Two brains are certainly better than one. Seek out your colleagues and pair with them. You may be surprised at the things you may have overlooked.
Building with humility, a Gusto value, is embodied in the pair programming culture, where engineers put collective success before individual achievements.
It takes a village
During the implementation of the feature, there are many people that are part of the effort that must be kept in close contact. In this particular case here are some of the key participants that helped shape the feature.
- UX/Design ensures that whatever is being built makes sense from the end-user perspective.
- Data Engineers/Data Scientists provide the machine learning models that output scores for the recommendations and the infrastructure that will power them.
- Product Managers translate the requirements of the end-users into the technical realm for the engineers to implement.
Opening Pandora's Box... behind a feature flag
One of the things to take into consideration as you are building software is feature flagging. Any new addition that introduces major changes should sit behind a feature flag. This allows for certain functionality to be turned on and off as needed, as well as slowly roll out the feature to consumers.
This guarantees that if anything should happen, turning the feature flag off guarantees stability and reliability for our consumers.
As to how this looks like, let's say we we have the following code:
// Checks the persistence layer or talks to a feature flag provider; Optimizely, Launchdarkly, Split
...new logic around the machine learning/experimentation workflow
Should there be any issues rolling out the ml_system feature, as developers we can just switch it off for our end-users.
Let’s hold a Test Fest. A WHAT?
As the release date approaches, one of the events that Gusto likes to hold is something called a Test Fest. Engineers, product managers and other stakeholders test through various use cases in the staging or preview environments and collect any bugs or improvements that can be added.
It helps the team align on their expectations vs. reality and ensure that we built what we were supposed to be building.
It’s release time
Having created the feature behind a feature flag that would slowly allow us to roll out the feature to users to see if there are any issues provided us with confidence to ramp up the rollout to 100% by the third day. At this point you may think, congratulations, you are done!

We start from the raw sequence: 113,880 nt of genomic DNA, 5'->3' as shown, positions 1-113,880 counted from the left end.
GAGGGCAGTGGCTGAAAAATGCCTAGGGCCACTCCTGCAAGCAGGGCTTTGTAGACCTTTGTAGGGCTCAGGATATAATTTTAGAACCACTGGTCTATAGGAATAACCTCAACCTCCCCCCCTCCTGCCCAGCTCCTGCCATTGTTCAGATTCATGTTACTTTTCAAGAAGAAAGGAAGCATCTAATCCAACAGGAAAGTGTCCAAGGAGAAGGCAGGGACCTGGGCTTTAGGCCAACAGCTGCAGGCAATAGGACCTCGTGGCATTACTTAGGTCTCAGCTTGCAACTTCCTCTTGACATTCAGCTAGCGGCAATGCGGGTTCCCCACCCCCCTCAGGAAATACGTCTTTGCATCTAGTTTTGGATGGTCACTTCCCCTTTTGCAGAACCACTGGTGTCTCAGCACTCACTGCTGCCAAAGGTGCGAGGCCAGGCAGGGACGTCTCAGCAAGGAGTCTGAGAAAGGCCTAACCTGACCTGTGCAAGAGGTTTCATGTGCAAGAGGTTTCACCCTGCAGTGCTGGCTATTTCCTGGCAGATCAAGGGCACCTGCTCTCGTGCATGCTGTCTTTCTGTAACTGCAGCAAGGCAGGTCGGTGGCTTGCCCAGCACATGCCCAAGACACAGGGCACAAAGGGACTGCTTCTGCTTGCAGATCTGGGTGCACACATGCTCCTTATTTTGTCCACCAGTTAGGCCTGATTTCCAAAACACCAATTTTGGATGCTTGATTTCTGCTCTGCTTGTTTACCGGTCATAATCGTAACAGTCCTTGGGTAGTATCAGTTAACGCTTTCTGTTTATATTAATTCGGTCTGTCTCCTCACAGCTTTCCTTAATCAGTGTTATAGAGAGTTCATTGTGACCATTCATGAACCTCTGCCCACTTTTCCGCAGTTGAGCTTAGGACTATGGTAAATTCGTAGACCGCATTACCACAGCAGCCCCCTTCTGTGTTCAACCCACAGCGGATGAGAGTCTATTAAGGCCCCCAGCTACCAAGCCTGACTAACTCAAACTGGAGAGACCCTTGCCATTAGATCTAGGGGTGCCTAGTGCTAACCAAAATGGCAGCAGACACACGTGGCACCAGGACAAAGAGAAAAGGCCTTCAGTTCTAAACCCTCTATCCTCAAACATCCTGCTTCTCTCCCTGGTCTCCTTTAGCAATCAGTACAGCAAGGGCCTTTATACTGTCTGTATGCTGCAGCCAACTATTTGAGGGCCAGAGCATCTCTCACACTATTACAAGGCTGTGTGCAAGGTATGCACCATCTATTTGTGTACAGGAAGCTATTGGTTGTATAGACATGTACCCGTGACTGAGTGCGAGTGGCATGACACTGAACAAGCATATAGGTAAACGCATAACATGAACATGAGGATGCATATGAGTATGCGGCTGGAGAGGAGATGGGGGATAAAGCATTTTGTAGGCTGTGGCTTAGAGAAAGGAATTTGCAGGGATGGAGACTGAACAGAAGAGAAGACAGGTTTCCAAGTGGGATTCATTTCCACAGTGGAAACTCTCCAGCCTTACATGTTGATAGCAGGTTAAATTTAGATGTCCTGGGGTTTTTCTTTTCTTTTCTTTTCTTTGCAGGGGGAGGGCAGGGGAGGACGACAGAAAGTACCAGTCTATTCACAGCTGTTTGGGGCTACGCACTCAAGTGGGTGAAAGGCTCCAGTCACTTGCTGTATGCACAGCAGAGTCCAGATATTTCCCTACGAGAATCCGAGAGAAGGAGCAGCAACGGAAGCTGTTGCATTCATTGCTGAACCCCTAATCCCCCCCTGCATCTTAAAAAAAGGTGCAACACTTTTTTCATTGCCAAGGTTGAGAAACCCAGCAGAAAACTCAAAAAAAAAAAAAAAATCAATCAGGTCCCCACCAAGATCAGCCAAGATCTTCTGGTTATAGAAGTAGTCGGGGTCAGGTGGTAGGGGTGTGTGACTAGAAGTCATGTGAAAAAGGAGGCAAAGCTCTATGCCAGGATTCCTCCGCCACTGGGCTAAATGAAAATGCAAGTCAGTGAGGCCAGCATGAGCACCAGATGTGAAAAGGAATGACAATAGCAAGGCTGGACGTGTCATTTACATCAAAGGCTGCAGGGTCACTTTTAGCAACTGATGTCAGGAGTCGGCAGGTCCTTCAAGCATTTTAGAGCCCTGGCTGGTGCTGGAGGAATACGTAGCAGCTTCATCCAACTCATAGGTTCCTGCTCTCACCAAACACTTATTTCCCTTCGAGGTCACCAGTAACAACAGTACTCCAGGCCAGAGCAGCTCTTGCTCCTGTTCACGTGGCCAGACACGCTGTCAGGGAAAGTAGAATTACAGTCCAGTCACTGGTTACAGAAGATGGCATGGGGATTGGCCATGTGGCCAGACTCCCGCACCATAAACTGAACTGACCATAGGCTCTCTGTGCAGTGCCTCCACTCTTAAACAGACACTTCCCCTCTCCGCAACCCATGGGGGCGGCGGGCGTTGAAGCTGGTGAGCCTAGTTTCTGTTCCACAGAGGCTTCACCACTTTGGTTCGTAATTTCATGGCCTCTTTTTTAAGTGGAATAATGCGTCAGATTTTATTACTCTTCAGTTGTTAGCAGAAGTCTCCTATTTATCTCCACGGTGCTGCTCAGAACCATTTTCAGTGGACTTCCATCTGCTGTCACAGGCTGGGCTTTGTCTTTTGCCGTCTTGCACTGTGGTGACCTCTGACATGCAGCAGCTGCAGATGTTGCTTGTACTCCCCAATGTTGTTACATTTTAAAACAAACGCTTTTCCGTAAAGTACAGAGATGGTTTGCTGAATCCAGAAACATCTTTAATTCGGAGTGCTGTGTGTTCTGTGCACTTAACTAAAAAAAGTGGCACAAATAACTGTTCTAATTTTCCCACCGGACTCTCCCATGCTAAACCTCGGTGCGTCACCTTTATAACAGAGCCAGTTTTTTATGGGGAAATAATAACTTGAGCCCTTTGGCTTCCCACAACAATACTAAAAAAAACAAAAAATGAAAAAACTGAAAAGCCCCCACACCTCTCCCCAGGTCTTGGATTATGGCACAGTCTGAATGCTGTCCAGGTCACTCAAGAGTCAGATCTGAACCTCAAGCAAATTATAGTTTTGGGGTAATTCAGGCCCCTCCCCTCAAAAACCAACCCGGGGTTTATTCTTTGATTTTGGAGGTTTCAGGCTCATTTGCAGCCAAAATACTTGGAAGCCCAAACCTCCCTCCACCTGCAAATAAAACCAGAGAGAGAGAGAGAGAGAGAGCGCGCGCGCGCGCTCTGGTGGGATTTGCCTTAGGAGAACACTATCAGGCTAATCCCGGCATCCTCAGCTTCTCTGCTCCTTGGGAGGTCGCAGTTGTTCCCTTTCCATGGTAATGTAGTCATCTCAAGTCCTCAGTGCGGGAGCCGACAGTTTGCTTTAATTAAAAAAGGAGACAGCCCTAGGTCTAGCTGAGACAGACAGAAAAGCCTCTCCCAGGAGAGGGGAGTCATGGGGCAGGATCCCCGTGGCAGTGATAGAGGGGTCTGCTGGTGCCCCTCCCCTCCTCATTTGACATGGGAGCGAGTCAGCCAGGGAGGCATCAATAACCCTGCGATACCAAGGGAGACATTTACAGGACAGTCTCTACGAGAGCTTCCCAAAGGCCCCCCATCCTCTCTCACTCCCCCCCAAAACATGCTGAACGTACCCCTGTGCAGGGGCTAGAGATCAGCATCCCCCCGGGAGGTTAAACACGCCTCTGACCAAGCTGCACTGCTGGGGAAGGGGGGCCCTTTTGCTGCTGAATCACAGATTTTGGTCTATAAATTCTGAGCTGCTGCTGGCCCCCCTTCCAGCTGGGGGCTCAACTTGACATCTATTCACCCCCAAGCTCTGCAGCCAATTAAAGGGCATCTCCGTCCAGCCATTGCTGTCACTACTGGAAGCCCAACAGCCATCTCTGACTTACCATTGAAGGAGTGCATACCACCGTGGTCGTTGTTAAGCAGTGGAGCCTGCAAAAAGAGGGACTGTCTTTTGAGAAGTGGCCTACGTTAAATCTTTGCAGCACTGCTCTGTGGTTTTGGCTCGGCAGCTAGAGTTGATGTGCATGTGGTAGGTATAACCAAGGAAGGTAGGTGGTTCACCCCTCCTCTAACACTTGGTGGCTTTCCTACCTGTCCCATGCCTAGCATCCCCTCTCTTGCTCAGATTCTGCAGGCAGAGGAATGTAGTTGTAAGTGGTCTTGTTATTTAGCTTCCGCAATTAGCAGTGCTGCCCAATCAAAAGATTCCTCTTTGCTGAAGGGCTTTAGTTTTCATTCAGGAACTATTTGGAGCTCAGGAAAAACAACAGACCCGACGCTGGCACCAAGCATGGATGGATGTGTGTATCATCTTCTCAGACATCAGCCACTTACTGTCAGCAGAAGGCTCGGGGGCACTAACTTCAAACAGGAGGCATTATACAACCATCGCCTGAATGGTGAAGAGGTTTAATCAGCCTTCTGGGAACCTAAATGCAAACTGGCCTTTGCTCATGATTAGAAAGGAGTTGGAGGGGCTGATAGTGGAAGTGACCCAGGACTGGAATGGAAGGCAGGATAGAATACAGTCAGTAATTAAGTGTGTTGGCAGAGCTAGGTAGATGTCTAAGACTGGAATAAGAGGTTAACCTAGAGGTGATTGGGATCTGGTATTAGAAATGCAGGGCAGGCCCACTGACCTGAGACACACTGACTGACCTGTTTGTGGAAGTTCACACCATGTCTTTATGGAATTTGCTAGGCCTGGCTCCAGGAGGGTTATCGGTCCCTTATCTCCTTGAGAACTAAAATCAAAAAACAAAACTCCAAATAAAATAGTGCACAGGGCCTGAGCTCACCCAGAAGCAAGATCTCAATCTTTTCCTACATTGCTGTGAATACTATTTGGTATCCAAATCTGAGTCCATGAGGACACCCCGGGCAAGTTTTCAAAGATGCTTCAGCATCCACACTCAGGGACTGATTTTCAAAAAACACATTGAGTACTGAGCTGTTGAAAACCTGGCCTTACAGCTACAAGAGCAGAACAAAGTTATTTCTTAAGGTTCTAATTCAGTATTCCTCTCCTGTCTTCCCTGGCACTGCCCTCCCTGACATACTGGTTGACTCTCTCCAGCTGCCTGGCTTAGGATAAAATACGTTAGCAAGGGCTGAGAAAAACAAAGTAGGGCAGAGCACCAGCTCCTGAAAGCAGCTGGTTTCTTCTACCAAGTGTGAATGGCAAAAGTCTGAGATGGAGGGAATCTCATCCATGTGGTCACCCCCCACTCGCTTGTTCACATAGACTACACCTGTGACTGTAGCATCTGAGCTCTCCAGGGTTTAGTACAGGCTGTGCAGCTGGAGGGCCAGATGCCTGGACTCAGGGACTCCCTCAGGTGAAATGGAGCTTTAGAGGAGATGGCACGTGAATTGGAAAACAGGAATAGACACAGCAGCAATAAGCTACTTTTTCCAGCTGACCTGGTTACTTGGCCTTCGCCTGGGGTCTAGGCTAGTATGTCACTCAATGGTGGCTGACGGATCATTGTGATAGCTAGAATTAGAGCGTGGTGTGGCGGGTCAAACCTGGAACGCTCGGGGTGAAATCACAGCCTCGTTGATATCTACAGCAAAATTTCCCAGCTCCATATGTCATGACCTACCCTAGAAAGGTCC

As a software engineer, it’s important to have monitoring and metrics to support the work that was done from tracking the response time of key operations, logging errors, and validations that the engineering effort put forth was a wise decision for the company to make. At Gusto, we use:
- Amplitude to understand impressions and conversation rates for customers that are part of these experiments.
- Datadog to track response time, errors, logging, and metrics to track the stability of the feature.
Ensuring that performance has not degraded is an essential part of the end-to-end ownership, as you never want to create a feature that worsens the user experience within the application.
In conclusion, there are several takeaways from this experience.
- Interactions over processes and tools: Being able to have that face-to-face interaction and whiteboard the system to understand the data-flows helped immensely to unlock the rest of the project.
- Always start with a feature flag: Adding a feature flag allows software developers to roll out the feature with confidence, and provides a mechanism to turn off the feature is there are any issues.
- The power of pairing: Pairing with an engineer can speed up the process of implementation, and teach you some valuable lessons about how others think and tackle problems
- The work is not over once a feature is released: It’s important to have monitoring and analysis of the feature components to understand the performance and business impact. A feature that’s unusable because it’s slow doesn’t provide any value.
Onto the next feature. Ciao.